River levels expected to stay lowPublished 12:30am Sunday, September 23, 2012
The Mississippi River remains at a very low level.
Going into the normally dry months of fall, I certainly don’t look for that to change any time soon. It is usually late November before we see a significant rise come down river.
The stage at Natchez today is 9.9 feet and falling real slow. I get mixed reports on the condition of the Vidalia Riverfront boat launch. I do know the ramp now ends at least 20 feet from the river’s edge but a few people say they have launched there but you have to back your truck down so far it will be in the water.
I was told the ramp at Natchez Port was in very poor condition. We have two towns only a river apart and no boat ramps to access the river. I can understand the problem at this low level.
This would be a great time to continue extending the ramps as the water level falls. Hopefully that is what will be done.
If you can find a way to launch a boat in the river, the catfish bite is strong. At this level the flats are dry. The fish have no choice but to hold in the main channel in the deep holes.
The water level at the mouths of Coles Creek, St. Catherine Creek and the Homochitto River is extremely low. If you follow these creeks and river out to the main river channel and fish the intersection you will probably find the catfish stacked up.
Of course the old standby pattern is to fish the ends of the rock jetties. On the landlocked lakes the water levels are still low.
The good news is cooler nights have lowered the surface water temperature several degrees. Last weekend Lake Bruin’s water temperature topped out at 85 by mid-day. That is a lot better than 90-92 degree water. The bass were somewhat active, but you had to work for the bites. Some caught fish on surface lures.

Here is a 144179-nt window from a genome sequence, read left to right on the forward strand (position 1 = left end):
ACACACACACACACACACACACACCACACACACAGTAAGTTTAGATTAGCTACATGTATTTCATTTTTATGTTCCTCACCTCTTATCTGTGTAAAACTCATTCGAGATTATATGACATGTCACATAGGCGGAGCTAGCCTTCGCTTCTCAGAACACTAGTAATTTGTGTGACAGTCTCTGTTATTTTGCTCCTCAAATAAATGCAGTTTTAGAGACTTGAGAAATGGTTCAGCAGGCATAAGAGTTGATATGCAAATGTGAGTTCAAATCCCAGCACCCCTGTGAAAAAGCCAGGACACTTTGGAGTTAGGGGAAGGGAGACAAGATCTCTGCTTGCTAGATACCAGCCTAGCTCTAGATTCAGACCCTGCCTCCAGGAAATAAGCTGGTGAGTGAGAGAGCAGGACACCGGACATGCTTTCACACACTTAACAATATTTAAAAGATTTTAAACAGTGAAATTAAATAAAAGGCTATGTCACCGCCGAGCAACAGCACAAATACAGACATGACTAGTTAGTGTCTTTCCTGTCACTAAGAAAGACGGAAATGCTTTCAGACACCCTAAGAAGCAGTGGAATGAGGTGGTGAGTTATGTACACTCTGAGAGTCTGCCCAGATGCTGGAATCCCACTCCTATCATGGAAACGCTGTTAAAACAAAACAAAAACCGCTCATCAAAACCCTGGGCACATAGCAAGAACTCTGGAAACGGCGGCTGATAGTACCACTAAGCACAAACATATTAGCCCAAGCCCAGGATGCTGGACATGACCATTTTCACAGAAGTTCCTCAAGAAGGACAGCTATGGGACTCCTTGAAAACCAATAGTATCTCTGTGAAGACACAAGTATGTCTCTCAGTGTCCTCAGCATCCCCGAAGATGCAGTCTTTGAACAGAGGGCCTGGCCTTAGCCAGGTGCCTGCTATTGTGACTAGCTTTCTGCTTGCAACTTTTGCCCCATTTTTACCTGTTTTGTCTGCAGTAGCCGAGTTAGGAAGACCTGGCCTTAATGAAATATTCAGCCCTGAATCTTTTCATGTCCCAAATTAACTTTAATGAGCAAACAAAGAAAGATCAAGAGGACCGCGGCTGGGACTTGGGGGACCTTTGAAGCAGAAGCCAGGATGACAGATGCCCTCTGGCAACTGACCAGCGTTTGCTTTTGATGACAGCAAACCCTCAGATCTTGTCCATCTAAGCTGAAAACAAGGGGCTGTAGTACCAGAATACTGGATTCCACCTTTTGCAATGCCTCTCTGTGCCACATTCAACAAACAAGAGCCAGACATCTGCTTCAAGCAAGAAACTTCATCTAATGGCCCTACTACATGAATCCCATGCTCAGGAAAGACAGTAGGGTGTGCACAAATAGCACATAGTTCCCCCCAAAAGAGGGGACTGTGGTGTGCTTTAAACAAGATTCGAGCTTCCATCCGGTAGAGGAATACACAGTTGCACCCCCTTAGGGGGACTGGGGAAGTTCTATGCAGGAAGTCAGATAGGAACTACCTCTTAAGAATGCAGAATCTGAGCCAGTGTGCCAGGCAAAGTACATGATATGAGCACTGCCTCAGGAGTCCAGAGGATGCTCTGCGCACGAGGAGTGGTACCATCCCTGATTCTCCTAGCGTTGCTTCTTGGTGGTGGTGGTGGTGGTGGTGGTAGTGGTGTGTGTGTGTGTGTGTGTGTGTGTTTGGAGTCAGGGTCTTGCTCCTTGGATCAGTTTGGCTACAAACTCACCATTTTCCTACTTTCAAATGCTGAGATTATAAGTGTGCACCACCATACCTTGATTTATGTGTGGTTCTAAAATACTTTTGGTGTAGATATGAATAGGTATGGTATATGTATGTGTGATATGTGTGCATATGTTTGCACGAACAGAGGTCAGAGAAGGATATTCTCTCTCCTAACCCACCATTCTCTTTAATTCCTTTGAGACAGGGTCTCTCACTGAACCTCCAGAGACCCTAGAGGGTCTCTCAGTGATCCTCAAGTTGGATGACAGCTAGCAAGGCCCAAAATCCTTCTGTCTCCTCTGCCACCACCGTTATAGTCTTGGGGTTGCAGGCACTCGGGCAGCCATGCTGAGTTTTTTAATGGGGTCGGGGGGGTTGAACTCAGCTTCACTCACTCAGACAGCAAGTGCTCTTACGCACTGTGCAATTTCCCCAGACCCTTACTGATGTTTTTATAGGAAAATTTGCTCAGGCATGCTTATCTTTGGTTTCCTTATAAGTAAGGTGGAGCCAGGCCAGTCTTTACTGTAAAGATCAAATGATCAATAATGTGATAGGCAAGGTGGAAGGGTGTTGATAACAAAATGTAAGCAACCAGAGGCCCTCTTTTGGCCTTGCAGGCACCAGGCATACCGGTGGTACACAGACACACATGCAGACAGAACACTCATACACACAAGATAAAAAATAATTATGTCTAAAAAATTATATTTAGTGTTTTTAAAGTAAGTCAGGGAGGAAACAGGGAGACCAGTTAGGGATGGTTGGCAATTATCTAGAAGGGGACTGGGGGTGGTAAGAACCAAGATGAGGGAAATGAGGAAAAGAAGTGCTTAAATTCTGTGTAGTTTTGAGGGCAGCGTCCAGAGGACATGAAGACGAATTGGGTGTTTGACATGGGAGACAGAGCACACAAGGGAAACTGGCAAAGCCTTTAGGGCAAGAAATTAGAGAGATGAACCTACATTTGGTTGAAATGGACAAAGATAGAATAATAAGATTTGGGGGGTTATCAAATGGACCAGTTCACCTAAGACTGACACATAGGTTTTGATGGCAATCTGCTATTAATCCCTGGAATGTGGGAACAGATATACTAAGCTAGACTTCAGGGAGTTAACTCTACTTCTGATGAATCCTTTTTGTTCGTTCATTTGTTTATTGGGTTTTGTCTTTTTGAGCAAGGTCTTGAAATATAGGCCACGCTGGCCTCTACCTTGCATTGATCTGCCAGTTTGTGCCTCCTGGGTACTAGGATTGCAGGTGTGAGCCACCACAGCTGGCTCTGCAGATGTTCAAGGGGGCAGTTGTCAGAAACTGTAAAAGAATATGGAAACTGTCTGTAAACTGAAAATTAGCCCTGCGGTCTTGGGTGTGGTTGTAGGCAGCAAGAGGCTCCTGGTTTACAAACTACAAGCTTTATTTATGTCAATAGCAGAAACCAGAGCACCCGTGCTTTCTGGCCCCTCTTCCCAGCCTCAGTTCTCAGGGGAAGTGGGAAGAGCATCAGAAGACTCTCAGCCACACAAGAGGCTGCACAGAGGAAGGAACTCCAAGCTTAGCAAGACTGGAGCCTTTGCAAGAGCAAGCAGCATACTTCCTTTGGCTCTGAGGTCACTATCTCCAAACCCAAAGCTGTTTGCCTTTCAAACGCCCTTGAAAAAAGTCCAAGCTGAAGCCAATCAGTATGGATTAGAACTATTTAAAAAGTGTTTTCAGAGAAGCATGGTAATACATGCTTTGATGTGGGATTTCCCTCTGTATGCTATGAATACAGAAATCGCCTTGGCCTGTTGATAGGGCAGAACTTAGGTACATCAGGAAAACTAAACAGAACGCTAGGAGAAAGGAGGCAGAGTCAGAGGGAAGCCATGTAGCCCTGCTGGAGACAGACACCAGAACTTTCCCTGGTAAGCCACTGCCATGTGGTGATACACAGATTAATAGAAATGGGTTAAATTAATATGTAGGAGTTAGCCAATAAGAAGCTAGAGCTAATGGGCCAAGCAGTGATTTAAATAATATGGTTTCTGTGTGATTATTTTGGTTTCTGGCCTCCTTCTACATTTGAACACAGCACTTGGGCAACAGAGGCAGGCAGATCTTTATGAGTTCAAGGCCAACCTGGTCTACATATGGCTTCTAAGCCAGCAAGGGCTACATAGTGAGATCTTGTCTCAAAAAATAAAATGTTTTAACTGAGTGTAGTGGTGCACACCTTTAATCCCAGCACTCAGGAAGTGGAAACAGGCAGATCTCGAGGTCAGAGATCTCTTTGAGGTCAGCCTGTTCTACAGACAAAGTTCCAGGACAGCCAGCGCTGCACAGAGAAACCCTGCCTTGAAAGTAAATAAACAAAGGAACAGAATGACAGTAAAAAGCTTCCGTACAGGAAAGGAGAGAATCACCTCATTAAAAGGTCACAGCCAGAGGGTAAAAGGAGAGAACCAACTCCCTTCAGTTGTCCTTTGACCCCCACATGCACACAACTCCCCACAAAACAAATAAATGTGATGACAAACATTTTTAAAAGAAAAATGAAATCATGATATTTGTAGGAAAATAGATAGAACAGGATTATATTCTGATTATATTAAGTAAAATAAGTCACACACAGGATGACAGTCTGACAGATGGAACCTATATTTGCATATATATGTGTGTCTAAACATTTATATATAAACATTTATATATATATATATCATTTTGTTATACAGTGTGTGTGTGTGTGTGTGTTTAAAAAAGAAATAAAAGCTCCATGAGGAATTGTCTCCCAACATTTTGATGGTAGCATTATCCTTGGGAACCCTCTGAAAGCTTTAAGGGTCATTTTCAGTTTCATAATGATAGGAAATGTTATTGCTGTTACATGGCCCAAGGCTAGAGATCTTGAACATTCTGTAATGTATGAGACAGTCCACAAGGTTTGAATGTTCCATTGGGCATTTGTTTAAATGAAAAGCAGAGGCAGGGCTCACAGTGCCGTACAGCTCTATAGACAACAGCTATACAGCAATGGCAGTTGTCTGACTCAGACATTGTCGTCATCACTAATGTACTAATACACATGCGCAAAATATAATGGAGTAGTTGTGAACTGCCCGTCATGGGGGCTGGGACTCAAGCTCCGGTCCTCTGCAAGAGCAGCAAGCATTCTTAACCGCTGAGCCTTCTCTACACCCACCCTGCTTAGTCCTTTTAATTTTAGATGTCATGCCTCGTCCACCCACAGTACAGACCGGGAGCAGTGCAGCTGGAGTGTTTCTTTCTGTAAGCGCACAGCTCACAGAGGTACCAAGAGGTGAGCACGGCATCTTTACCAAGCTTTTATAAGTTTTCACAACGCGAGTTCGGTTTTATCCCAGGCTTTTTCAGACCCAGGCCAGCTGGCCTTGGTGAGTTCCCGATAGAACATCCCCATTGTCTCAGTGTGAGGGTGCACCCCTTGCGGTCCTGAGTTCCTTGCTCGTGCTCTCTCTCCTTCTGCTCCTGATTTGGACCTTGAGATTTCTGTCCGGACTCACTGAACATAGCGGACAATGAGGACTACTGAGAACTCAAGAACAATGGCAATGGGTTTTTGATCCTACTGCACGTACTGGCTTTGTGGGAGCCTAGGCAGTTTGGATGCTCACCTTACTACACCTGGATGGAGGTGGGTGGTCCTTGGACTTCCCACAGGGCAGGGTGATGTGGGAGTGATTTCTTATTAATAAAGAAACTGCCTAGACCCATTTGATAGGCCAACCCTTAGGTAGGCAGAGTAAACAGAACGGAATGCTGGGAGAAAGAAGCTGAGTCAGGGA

I stayed with a semi-deep water pattern fishing the piers in water 6 to 12 feet deep. The only way I could catch any decent fish was crash casting a 3/4 ounce jig as far back under the docks and over the cross members as I could. Out of nine strikes, I landed only six.
That is a tough way to fish, but it works.
There is a good surface bite going on with the bass on Black River Lake. The water clarity is ultra clear. You can see some really big bass follow your lure out and not strike.
The best action will be very early before the sun rises over the trees. Once the sun gets up you can stay with the clear water and catch some bass on bottom lures and jerk baits, but you may be better off heading up the bayous to Cocodrie where the water is stained.
On a clear day stained to muddy water will out produce clear water.
Horseshoe lake’s water clarity looks great for mid-day fishing, but the water is so low you can fish all the cover this lake has to offer in about three or four hours.
Lake Concordia is producing a good surface bite early and then you can go to a bandit crank bait and pick up enough bass to have a good day. The same thing holds true for Lake St. John.
Fall is here and this is a major transition month for game fish. Good things are beginning to happen and it will just keep getting better as the water cools down.
Eddie Roberts writes a weekly fishing column for The Democrat. He can be reached at firstname.lastname@example.org.